At a news briefing on 12 February 2002, then US Defence Secretary Donald Rumsfeld made the statement for which he is renowned: “As we know, there are known knowns; there are things we know we know. We also know there are known unknowns; that is to say, we know there are some things we do not know. But there are also unknown unknowns – the ones we don’t know we don’t know.”
To which we might add that there are things we know we know but, as it turns out, are completely wrong.
For example, for most of the 20th century it was known with certainty that stress and lifestyle caused stomach ulcers, a widespread, painful, often-debilitating condition for which treatment ranged from diet modification to surgery.
But then, in 1979, Robin Warren, a pathologist at Royal Perth Hospital in Western Australia, observed spiral-shaped bacteria in a biopsy of the stomach lining from a patient – and continued gathering samples from other patients.
An article in The Lancet describes the “historic discovery – that gastric biopsy samples from patients with gastritis had an unexpected burden of [these] curved bacteria”.
“As far as I was concerned, the way they were arranged, they were associated with the gastritis. But trying to convince other people of that was impossible,” it quotes Warren as saying. “Every time I spoke to a clinician they would say, Robin, if these bacteria are causing it as you say, why hasn’t it been described before?”
Orthodox medical teaching at the time, The Lancet notes, was that bacteria did not grow in a normal stomach.
One person who didn’t need to be convinced was Barry Marshall, a trainee doctor at Royal Perth who became interested in Warren’s findings and in 1981 asked to join in his research.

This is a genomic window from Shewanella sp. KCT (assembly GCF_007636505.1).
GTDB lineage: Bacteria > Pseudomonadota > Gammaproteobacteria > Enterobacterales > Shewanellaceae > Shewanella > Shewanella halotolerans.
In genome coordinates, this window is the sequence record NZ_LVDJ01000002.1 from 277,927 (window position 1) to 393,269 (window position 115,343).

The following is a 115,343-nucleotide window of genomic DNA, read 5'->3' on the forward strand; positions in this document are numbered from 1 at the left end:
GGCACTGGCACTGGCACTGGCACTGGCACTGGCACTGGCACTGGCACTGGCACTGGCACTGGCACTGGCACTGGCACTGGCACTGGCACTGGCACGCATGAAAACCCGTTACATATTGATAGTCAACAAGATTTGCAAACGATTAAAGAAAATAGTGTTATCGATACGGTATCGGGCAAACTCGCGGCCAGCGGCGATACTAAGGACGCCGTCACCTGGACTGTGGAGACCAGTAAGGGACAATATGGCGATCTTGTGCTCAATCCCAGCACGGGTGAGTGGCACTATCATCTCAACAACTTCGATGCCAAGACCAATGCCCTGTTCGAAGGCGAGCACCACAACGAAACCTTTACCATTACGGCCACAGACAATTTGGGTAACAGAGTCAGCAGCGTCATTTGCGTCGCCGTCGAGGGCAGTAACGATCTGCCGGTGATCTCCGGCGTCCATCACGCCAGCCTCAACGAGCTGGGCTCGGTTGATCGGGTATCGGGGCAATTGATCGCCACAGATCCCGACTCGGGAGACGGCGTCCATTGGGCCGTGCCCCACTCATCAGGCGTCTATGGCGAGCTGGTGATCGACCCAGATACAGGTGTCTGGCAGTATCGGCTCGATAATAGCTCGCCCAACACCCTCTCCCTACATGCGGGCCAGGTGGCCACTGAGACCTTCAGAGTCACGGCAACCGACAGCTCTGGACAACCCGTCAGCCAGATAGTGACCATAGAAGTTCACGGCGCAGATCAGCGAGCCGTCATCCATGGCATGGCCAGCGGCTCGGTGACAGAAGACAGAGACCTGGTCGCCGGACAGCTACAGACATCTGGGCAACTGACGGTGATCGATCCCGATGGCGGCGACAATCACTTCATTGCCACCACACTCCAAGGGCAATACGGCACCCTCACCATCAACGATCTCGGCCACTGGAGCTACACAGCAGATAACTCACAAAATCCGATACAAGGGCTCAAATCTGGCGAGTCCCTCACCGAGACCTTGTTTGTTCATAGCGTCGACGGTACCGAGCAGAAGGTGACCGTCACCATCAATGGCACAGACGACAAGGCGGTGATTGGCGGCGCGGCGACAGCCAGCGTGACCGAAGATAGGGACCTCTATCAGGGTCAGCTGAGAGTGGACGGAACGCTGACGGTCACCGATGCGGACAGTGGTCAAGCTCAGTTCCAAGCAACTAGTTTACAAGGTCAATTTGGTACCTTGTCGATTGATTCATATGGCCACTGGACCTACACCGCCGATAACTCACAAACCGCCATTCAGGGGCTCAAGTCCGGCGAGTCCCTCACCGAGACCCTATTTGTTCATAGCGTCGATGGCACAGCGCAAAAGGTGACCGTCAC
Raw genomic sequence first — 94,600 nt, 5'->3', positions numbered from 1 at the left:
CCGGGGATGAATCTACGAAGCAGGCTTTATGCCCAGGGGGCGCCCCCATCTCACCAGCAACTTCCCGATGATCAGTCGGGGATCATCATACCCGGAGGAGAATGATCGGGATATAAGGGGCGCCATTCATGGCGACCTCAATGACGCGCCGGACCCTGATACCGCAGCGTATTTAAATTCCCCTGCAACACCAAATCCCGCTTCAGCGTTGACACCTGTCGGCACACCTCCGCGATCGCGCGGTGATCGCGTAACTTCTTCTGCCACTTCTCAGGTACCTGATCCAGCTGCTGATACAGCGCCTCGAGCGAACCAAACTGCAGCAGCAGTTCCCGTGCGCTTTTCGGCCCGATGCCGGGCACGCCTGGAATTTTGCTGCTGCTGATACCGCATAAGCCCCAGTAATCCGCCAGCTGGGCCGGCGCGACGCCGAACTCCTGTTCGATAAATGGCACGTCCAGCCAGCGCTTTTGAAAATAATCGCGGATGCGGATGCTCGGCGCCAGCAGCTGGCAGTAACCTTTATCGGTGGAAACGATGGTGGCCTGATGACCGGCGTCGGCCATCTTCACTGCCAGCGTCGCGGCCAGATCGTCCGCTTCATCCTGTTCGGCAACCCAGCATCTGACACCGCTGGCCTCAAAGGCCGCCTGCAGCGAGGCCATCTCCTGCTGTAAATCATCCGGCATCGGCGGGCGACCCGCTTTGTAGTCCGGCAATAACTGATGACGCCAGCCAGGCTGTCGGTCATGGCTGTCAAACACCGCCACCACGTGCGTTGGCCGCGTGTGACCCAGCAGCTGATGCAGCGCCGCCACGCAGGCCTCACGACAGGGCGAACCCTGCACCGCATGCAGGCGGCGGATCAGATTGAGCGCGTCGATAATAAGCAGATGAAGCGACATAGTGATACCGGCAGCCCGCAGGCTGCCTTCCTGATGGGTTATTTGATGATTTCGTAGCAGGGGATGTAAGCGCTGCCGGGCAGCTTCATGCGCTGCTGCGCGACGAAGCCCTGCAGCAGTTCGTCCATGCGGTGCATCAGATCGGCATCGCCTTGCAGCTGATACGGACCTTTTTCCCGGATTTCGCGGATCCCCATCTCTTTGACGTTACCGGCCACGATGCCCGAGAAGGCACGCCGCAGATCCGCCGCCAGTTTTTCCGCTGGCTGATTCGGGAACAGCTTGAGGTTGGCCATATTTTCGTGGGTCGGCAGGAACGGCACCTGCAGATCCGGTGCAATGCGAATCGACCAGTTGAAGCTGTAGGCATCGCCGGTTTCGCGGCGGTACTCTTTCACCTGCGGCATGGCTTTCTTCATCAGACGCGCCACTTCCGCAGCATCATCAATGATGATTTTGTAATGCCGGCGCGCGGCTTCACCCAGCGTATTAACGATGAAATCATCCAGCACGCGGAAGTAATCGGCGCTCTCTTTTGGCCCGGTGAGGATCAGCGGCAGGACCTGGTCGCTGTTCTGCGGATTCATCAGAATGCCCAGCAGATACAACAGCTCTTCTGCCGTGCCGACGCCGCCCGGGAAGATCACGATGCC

They initiated a study of biopsies from 100 patients and, as an article published by the Nobel Prize Committee explains, they found that the organism was present in almost all patients with gastric inflammation, duodenal ulcer or gastric ulcer.
Warren, born in Adelaide, South Australia, on 11 June 1937, is described in The Lancet as “a reserved man whose colleagues talk about his quiet persistence, thoughtfulness, and careful observation”, while Marshall, born on 30 September 1951 in Kalgoorlie, Western Australia, was said to be “brash”. They made “a good team”.
Marshall’s brashness came to the fore in 1984 when the pair had presented their findings at conferences and in publication, including in the 16 June edition of The Lancet, with a paper titled “Unidentified curved bacilli in the stomach of patients with gastritis and peptic ulceration”.
Although they found microbiologists to be largely supportive of their analysis, the attitude in much of the medical community was “patronising and negative”, Marshall says. “I was out there fighting battles with the gastroenterologists.”
“Marshall grew desperate”, according to a 2010 Discover magazine profile of the scientist, headlined “The doctor who drank infectious broth, gave himself an ulcer, and solved a medical mystery”.
“He ran an experiment on the only human patient he could ethically recruit: himself.” He took some of the bacteria from the gut of an ailing patient, stirred it into a broth, and drank it.
He developed gastritis, the precursor to an ulcer. In the lab, he biopsied his own gut, culturing a hitherto unknown bacterial species, later denoted Helicobacter pylori, “and proving unequivocally that bacteria were the underlying cause of ulcers”.
In awarding the pair the 2005 Nobel Prize in Physiology or Medicine, the prize committee recognised their “remarkable and unexpected discovery that inflammation in the stomach (gastritis), as well as ulceration of the stomach or duodenum (peptic ulcer disease) is the result of an infection of the stomach caused by the bacterium Helicobacter pylori.
“Thanks to the pioneering discovery by Marshall and Warren, peptic ulcer disease is no longer a chronic, frequently disabling condition, but a disease that can be cured by a short regimen of antibiotics and acid secretion inhibitors.”
Jeff Glorfeld is a former senior editor of The Age newspaper in Australia, and is now a freelance journalist based in California, US.
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